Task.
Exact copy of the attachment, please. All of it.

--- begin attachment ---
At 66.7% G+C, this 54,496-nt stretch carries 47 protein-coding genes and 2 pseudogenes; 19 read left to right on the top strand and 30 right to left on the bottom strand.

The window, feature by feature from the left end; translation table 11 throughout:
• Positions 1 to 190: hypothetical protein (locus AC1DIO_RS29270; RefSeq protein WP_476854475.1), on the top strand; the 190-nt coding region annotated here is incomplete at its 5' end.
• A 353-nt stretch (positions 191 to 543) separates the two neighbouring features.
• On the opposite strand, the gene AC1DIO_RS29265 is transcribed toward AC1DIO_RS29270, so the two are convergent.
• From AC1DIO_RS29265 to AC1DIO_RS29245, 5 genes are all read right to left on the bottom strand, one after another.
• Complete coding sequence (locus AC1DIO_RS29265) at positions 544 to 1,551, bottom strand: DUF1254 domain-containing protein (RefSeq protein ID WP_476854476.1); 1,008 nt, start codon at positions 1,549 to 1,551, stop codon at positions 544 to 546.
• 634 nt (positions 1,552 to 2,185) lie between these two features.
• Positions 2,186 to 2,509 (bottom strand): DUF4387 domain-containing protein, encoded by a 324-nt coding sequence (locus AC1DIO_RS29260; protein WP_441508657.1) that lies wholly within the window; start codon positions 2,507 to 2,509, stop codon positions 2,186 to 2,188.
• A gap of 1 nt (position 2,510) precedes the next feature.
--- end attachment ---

At 66.7% G+C, this 54,496-nt stretch carries 47 protein-coding genes and 2 pseudogenes; 19 read left to right on the top strand and 30 right to left on the bottom strand.

The window, feature by feature from the left end; translation table 11 throughout:
• Positions 1 to 190: hypothetical protein (locus AC1DIO_RS29270; RefSeq protein WP_476854475.1), on the top strand; the 190-nt coding region annotated here is incomplete at its 5' end.
• A 353-nt stretch (positions 191 to 543) separates the two neighbouring features.
• On the opposite strand, the gene AC1DIO_RS29265 is transcribed toward AC1DIO_RS29270, so the two are convergent.
• From AC1DIO_RS29265 to AC1DIO_RS29245, 5 genes are all read right to left on the bottom strand, one after another.
• Complete coding sequence (locus AC1DIO_RS29265) at positions 544 to 1,551, bottom strand: DUF1254 domain-containing protein (RefSeq protein ID WP_476854476.1); 1,008 nt, start codon at positions 1,549 to 1,551, stop codon at positions 544 to 546.
• 634 nt (positions 1,552 to 2,185) lie between these two features.
• Positions 2,186 to 2,509 (bottom strand): DUF4387 domain-containing protein, encoded by a 324-nt coding sequence (locus AC1DIO_RS29260; protein WP_441508657.1) that lies wholly within the window; start codon positions 2,507 to 2,509, stop codon positions 2,186 to 2,188.
• A gap of 1 nt (position 2,510) precedes the next feature.